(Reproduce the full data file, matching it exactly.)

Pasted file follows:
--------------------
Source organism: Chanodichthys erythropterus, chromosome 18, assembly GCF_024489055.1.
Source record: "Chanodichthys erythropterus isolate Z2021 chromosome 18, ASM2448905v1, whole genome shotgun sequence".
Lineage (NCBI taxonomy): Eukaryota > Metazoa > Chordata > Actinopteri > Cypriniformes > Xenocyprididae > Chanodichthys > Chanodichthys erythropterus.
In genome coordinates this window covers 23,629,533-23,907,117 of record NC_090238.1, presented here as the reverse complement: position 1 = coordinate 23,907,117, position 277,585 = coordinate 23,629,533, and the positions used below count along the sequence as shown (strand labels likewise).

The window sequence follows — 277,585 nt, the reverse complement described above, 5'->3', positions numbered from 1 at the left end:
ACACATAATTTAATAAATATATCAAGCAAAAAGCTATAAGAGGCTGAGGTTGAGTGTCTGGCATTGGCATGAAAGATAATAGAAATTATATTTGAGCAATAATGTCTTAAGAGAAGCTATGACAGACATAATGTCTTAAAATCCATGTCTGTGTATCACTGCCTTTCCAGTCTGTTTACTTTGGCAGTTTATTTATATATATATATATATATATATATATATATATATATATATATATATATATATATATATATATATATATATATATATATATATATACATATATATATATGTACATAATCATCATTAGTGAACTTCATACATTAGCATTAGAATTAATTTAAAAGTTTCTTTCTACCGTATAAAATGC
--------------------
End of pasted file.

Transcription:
Source organism: Chanodichthys erythropterus, chromosome 18, assembly GCF_024489055.1.
Source record: "Chanodichthys erythropterus isolate Z2021 chromosome 18, ASM2448905v1, whole genome shotgun sequence".
Lineage (NCBI taxonomy): Eukaryota > Metazoa > Chordata > Actinopteri > Cypriniformes > Xenocyprididae > Chanodichthys > Chanodichthys erythropterus.
In genome coordinates this window covers 23,629,533-23,907,117 of record NC_090238.1, presented here as the reverse complement: position 1 = coordinate 23,907,117, position 277,585 = coordinate 23,629,533, and the positions used below count along the sequence as shown (strand labels likewise).

The window sequence follows — 277,585 nt, the reverse complement described above, 5'->3', positions numbered from 1 at the left end:
ACACATAATTTAATAAATATATCAAGCAAAAAGCTATAAGAGGCTGAGGTTGAGTGTCTGGCATTGGCATGAAAGATAATAGAAATTATATTTGAGCAATAATGTCTTAAGAGAAGCTATGACAGACATAATGTCTTAAAATCCATGTCTGTGTATCACTGCCTTTCCAGTCTGTTTACTTTGGCAGTTTATTTATATATATATATATATATATATATATATATATATATATATATATATATATATATATATATATATATATATATATATATATATATACATATATATATATGTACATAATCATCATTAGTGAACTTCATACATTAGCATTAGAATTAATTTAAAAGTTTCTTTCTACCGTATAAAATGC